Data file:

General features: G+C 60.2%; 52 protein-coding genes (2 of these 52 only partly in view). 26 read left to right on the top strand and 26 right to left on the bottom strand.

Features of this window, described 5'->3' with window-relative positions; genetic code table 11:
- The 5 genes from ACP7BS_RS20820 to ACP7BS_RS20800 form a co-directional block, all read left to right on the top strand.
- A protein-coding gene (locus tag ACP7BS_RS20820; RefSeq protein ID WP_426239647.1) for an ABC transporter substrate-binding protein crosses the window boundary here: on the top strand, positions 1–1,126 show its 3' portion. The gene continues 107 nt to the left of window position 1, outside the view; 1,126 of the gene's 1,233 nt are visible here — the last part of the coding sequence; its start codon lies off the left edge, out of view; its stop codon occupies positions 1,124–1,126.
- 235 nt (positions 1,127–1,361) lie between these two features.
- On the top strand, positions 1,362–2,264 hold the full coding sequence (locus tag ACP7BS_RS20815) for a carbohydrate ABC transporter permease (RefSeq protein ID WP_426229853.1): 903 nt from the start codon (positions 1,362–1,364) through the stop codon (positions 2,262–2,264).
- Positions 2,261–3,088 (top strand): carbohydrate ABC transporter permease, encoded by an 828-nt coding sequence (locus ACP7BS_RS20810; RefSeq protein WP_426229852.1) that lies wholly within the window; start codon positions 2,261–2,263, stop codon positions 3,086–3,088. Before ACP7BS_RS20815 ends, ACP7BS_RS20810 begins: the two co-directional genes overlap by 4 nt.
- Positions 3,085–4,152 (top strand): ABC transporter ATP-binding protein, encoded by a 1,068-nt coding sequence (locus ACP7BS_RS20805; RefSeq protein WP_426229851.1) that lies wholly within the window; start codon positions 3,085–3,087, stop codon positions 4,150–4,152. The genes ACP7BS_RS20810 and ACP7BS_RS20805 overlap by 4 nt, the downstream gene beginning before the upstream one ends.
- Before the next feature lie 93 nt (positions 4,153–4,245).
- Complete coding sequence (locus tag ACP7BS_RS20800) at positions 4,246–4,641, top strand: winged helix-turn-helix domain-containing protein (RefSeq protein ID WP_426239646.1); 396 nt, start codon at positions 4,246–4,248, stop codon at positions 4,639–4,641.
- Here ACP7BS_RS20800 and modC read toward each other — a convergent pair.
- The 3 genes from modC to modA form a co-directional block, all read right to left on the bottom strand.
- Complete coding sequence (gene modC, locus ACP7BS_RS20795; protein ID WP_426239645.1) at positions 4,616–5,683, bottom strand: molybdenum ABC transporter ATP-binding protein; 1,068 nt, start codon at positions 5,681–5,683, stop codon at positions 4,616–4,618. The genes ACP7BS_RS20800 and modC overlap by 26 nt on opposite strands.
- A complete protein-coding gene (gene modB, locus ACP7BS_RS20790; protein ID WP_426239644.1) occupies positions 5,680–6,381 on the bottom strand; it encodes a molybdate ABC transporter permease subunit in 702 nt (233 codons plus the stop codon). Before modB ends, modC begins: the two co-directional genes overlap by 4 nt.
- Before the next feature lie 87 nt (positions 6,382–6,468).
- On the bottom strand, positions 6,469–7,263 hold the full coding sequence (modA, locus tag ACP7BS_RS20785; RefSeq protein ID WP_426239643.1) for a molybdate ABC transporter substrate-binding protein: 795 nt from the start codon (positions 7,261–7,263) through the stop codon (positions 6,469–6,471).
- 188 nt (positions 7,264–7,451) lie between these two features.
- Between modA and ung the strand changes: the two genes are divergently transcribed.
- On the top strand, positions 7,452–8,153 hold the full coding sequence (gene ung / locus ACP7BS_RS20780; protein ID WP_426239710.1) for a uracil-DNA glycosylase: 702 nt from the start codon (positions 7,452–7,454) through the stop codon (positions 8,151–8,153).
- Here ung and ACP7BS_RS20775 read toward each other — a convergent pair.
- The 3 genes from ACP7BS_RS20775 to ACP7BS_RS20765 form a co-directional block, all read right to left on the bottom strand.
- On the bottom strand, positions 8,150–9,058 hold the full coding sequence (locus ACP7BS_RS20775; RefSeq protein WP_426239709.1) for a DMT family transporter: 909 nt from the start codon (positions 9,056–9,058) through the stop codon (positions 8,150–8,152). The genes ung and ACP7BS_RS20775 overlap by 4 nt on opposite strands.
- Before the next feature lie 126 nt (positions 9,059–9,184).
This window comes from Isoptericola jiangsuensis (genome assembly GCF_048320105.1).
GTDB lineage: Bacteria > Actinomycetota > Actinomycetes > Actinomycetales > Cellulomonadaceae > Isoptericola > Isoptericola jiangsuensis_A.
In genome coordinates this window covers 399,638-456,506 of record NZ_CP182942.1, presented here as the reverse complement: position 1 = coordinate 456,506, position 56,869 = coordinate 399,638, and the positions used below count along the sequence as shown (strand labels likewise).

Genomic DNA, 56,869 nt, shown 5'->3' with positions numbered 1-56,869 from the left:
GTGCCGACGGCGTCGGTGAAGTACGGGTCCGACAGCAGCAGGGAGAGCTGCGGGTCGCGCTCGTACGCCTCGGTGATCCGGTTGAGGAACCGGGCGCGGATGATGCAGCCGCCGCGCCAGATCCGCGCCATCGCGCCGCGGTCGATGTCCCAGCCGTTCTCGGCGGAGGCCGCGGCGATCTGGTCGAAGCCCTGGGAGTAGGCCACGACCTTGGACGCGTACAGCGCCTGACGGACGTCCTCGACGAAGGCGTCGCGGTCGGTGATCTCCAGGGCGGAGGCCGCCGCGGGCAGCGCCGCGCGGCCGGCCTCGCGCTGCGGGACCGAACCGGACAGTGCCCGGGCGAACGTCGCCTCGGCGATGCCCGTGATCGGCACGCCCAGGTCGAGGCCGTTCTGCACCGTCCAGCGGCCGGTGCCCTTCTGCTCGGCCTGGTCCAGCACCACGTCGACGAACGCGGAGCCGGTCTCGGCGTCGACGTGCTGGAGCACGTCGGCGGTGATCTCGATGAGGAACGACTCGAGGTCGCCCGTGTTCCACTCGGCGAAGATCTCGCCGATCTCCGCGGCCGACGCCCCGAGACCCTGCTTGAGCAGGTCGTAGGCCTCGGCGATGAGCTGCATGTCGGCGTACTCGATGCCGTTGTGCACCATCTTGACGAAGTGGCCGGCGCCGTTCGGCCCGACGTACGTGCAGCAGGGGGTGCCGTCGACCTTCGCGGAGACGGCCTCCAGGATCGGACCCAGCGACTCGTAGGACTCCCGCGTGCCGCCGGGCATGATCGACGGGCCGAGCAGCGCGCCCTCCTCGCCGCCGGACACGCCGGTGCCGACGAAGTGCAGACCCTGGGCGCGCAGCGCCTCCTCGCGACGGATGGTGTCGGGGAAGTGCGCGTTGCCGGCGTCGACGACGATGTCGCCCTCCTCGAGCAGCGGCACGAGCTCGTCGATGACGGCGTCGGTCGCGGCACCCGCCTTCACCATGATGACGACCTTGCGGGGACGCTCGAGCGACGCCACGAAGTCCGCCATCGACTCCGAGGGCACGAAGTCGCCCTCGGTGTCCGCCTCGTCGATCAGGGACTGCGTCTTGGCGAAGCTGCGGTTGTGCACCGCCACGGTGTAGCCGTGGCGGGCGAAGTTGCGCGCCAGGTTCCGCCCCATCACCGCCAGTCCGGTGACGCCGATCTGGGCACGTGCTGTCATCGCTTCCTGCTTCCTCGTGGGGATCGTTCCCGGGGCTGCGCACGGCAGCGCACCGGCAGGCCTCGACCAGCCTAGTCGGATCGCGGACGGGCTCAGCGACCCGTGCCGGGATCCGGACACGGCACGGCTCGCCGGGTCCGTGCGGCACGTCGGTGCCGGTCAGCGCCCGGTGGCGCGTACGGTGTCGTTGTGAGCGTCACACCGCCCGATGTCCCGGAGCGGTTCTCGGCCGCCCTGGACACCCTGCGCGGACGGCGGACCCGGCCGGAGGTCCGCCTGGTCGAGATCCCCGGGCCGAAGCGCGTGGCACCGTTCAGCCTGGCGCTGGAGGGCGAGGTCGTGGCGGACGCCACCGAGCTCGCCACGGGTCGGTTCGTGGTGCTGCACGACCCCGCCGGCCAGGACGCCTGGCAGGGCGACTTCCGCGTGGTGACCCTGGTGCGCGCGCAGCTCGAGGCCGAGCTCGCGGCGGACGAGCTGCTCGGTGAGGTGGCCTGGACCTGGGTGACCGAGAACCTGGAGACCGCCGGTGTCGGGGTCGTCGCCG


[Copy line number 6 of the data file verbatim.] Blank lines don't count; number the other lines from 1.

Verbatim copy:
- On the top strand, positions 1,362–2,264 hold the full coding sequence (locus tag ACP7BS_RS20815) for a carbohydrate ABC transporter permease (RefSeq protein ID WP_426229853.1): 903 nt from the start codon (positions 1,362–1,364) through the stop codon (positions 2,262–2,264).